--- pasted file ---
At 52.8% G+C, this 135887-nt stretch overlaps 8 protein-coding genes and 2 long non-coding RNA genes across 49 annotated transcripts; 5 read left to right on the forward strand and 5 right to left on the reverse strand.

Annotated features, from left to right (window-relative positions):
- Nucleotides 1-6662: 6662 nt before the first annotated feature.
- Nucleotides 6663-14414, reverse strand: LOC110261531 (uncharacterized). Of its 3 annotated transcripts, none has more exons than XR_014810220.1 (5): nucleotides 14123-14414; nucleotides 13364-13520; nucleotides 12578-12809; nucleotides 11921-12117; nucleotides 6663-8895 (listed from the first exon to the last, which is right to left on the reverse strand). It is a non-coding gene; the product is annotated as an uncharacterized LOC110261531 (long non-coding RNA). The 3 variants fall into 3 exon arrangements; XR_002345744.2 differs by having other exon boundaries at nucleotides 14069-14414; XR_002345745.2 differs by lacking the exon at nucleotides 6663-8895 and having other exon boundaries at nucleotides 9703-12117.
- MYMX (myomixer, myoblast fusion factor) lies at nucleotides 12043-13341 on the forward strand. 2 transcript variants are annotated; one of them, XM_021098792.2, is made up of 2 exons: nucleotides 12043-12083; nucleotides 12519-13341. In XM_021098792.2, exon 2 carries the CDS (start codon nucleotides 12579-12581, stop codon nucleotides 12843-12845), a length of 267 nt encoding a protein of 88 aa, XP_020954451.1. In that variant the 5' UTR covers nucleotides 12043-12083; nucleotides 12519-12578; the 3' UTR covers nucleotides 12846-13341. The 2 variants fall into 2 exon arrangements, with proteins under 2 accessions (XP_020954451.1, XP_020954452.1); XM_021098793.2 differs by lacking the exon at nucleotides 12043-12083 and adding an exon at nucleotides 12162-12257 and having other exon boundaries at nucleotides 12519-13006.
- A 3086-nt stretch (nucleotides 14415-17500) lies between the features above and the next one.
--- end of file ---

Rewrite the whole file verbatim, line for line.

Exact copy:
At 52.8% G+C, this 135887-nt stretch overlaps 8 protein-coding genes and 2 long non-coding RNA genes across 49 annotated transcripts; 5 read left to right on the forward strand and 5 right to left on the reverse strand.

Annotated features, from left to right (window-relative positions):
- Nucleotides 1-6662: 6662 nt before the first annotated feature.
- Nucleotides 6663-14414, reverse strand: LOC110261531 (uncharacterized). Of its 3 annotated transcripts, none has more exons than XR_014810220.1 (5): nucleotides 14123-14414; nucleotides 13364-13520; nucleotides 12578-12809; nucleotides 11921-12117; nucleotides 6663-8895 (listed from the first exon to the last, which is right to left on the reverse strand). It is a non-coding gene; the product is annotated as an uncharacterized LOC110261531 (long non-coding RNA). The 3 variants fall into 3 exon arrangements; XR_002345744.2 differs by having other exon boundaries at nucleotides 14069-14414; XR_002345745.2 differs by lacking the exon at nucleotides 6663-8895 and having other exon boundaries at nucleotides 9703-12117.
- MYMX (myomixer, myoblast fusion factor) lies at nucleotides 12043-13341 on the forward strand. 2 transcript variants are annotated; one of them, XM_021098792.2, is made up of 2 exons: nucleotides 12043-12083; nucleotides 12519-13341. In XM_021098792.2, exon 2 carries the CDS (start codon nucleotides 12579-12581, stop codon nucleotides 12843-12845), a length of 267 nt encoding a protein of 88 aa, XP_020954451.1. In that variant the 5' UTR covers nucleotides 12043-12083; nucleotides 12519-12578; the 3' UTR covers nucleotides 12846-13341. The 2 variants fall into 2 exon arrangements, with proteins under 2 accessions (XP_020954451.1, XP_020954452.1); XM_021098793.2 differs by lacking the exon at nucleotides 12043-12083 and adding an exon at nucleotides 12162-12257 and having other exon boundaries at nucleotides 12519-13006.
- A 3086-nt stretch (nucleotides 14415-17500) lies between the features above and the next one.